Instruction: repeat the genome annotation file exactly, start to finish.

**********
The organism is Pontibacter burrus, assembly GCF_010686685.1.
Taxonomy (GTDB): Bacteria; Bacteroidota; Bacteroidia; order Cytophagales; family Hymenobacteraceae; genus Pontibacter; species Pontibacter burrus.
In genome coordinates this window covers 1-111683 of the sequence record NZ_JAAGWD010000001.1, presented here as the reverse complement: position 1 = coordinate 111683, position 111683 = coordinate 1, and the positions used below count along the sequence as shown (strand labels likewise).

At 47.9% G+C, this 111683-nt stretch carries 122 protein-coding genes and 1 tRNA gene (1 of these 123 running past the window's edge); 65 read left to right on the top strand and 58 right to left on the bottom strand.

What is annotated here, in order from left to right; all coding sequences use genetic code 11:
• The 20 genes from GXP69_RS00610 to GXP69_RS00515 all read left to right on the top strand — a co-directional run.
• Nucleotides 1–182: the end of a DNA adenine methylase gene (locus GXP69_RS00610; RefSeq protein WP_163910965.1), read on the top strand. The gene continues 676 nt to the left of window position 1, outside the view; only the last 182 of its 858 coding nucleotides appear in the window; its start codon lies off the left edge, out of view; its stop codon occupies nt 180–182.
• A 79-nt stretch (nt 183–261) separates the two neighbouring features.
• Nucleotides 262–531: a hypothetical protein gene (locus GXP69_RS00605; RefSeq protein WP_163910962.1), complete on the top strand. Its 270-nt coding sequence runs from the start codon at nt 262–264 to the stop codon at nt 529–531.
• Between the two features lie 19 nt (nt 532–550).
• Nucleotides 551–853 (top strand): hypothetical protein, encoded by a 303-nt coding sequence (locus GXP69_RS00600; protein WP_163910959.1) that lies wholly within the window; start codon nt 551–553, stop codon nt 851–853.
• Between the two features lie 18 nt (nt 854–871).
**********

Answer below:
The organism is Pontibacter burrus, assembly GCF_010686685.1.
Taxonomy (GTDB): Bacteria; Bacteroidota; Bacteroidia; order Cytophagales; family Hymenobacteraceae; genus Pontibacter; species Pontibacter burrus.
In genome coordinates this window covers 1-111683 of the sequence record NZ_JAAGWD010000001.1, presented here as the reverse complement: position 1 = coordinate 111683, position 111683 = coordinate 1, and the positions used below count along the sequence as shown (strand labels likewise).

At 47.9% G+C, this 111683-nt stretch carries 122 protein-coding genes and 1 tRNA gene (1 of these 123 running past the window's edge); 65 read left to right on the top strand and 58 right to left on the bottom strand.

What is annotated here, in order from left to right; all coding sequences use genetic code 11:
• The 20 genes from GXP69_RS00610 to GXP69_RS00515 all read left to right on the top strand — a co-directional run.
• Nucleotides 1–182: the end of a DNA adenine methylase gene (locus GXP69_RS00610; RefSeq protein WP_163910965.1), read on the top strand. The gene continues 676 nt to the left of window position 1, outside the view; only the last 182 of its 858 coding nucleotides appear in the window; its start codon lies off the left edge, out of view; its stop codon occupies nt 180–182.
• A 79-nt stretch (nt 183–261) separates the two neighbouring features.
• Nucleotides 262–531: a hypothetical protein gene (locus GXP69_RS00605; RefSeq protein WP_163910962.1), complete on the top strand. Its 270-nt coding sequence runs from the start codon at nt 262–264 to the stop codon at nt 529–531.
• Between the two features lie 19 nt (nt 532–550).
• Nucleotides 551–853 (top strand): hypothetical protein, encoded by a 303-nt coding sequence (locus GXP69_RS00600; protein WP_163910959.1) that lies wholly within the window; start codon nt 551–553, stop codon nt 851–853.
• Between the two features lie 18 nt (nt 854–871).